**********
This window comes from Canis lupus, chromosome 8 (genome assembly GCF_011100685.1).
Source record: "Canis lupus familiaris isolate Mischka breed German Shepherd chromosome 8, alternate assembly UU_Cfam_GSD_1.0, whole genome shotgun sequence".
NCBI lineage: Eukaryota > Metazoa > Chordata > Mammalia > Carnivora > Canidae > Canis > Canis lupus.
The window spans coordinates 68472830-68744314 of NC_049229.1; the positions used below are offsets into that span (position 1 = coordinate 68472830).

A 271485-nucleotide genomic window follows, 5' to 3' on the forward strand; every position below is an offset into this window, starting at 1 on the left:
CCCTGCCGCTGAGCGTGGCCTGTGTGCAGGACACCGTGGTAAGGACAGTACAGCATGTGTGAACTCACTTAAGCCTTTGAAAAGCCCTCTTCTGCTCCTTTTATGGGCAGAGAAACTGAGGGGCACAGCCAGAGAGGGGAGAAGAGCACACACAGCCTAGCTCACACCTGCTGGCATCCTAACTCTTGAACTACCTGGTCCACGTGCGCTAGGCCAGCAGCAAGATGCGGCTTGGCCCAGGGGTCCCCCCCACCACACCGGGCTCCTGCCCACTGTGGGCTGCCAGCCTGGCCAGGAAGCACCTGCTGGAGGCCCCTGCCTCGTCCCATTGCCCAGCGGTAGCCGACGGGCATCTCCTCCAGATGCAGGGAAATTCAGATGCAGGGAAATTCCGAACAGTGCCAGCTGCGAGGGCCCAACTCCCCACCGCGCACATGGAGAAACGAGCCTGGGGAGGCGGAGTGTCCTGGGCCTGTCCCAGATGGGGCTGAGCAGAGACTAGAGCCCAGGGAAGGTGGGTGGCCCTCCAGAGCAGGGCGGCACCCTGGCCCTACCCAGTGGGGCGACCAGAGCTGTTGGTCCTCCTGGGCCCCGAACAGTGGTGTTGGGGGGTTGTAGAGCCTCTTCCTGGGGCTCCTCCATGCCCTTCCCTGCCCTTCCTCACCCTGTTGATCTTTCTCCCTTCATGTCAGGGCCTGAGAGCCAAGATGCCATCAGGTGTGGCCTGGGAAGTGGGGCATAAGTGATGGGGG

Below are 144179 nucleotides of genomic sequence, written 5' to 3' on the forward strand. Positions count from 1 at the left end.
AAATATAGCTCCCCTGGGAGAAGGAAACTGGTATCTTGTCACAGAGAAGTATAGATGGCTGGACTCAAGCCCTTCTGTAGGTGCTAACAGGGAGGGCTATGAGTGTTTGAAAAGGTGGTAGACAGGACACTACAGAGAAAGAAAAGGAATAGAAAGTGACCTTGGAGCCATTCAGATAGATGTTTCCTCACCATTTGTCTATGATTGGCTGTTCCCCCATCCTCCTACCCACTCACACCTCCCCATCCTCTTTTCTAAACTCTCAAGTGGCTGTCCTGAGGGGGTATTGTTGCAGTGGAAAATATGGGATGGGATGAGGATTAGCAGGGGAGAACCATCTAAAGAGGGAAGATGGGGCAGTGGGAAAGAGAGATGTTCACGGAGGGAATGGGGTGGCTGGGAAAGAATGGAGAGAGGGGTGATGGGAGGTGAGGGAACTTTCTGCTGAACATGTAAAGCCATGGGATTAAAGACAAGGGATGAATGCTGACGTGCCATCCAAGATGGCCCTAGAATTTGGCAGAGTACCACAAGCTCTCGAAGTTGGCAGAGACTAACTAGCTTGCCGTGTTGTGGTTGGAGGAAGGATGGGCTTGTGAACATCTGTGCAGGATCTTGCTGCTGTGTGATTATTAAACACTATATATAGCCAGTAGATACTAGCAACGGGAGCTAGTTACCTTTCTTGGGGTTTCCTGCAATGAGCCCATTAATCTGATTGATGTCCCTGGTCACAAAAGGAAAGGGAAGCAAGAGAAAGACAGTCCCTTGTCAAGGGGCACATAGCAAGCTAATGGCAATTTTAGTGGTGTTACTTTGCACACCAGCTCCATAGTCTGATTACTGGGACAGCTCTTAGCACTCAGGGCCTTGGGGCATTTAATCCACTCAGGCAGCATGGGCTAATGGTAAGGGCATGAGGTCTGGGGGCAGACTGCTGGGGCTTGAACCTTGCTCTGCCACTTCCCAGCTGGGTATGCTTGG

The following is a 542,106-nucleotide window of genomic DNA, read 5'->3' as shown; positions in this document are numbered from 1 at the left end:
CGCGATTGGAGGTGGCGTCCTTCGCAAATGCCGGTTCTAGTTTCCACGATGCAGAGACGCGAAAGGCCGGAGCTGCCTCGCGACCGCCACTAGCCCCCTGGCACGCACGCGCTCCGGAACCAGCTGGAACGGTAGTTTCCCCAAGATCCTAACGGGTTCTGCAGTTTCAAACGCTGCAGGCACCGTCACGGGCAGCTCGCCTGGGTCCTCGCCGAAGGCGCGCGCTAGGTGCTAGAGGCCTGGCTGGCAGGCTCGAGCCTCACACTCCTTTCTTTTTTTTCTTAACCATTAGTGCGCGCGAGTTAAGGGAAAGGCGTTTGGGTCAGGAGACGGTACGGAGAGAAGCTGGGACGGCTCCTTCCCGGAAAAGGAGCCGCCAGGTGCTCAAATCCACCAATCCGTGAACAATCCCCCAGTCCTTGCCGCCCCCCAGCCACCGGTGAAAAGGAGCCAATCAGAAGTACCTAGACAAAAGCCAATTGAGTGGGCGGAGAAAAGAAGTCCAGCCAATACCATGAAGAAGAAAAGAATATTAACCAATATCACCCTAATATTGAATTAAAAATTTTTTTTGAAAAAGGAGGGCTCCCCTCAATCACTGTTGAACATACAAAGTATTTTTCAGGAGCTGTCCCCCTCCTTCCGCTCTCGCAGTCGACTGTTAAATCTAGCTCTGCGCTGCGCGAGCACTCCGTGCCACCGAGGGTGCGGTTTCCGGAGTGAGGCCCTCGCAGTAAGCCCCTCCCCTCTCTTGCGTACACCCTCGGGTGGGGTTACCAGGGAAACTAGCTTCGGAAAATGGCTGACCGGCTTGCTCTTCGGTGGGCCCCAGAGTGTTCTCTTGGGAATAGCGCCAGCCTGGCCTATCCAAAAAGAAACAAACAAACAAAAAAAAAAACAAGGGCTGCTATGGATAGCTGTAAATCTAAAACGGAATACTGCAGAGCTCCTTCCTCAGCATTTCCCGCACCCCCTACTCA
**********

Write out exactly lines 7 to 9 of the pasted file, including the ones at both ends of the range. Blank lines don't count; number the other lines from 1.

Below are 144179 nucleotides of genomic sequence, written 5' to 3' on the forward strand. Positions count from 1 at the left end.
AAATATAGCTCCCCTGGGAGAAGGAAACTGGTATCTTGTCACAGAGAAGTATAGATGGCTGGACTCAAGCCCTTCTGTAGGTGCTAACAGGGAGGGCTATGAGTGTTTGAAAAGGTGGTAGACAGGACACTACAGAGAAAGAAAAGGAATAGAAAGTGACCTTGGAGCCATTCAGATAGATGTTTCCTCACCATTTGTCTATGATTGGCTGTTCCCCCATCCTCCTACCCACTCACACCTCCCCATCCTCTTTTCTAAACTCTCAAGTGGCTGTCCTGAGGGGGTATTGTTGCAGTGGAAAATATGGGATGGGATGAGGATTAGCAGGGGAGAACCATCTAAAGAGGGAAGATGGGGCAGTGGGAAAGAGAGATGTTCACGGAGGGAATGGGGTGGCTGGGAAAGAATGGAGAGAGGGGTGATGGGAGGTGAGGGAACTTTCTGCTGAACATGTAAAGCCATGGGATTAAAGACAAGGGATGAATGCTGACGTGCCATCCAAGATGGCCCTAGAATTTGGCAGAGTACCACAAGCTCTCGAAGTTGGCAGAGACTAACTAGCTTGCCGTGTTGTGGTTGGAGGAAGGATGGGCTTGTGAACATCTGTGCAGGATCTTGCTGCTGTGTGATTATTAAACACTATATATAGCCAGTAGATACTAGCAACGGGAGCTAGTTACCTTTCTTGGGGTTTCCTGCAATGAGCCCATTAATCTGATTGATGTCCCTGGTCACAAAAGGAAAGGGAAGCAAGAGAAAGACAGTCCCTTGTCAAGGGGCACATAGCAAGCTAATGGCAATTTTAGTGGTGTTACTTTGCACACCAGCTCCATAGTCTGATTACTGGGACAGCTCTTAGCACTCAGGGCCTTGGGGCATTTAATCCACTCAGGCAGCATGGGCTAATGGTAAGGGCATGAGGTCTGGGGGCAGACTGCTGGGGCTTGAACCTTGCTCTGCCACTTCCCAGCTGGGTATGCTTGG

The following is a 542,106-nucleotide window of genomic DNA, read 5'->3' as shown; positions in this document are numbered from 1 at the left end: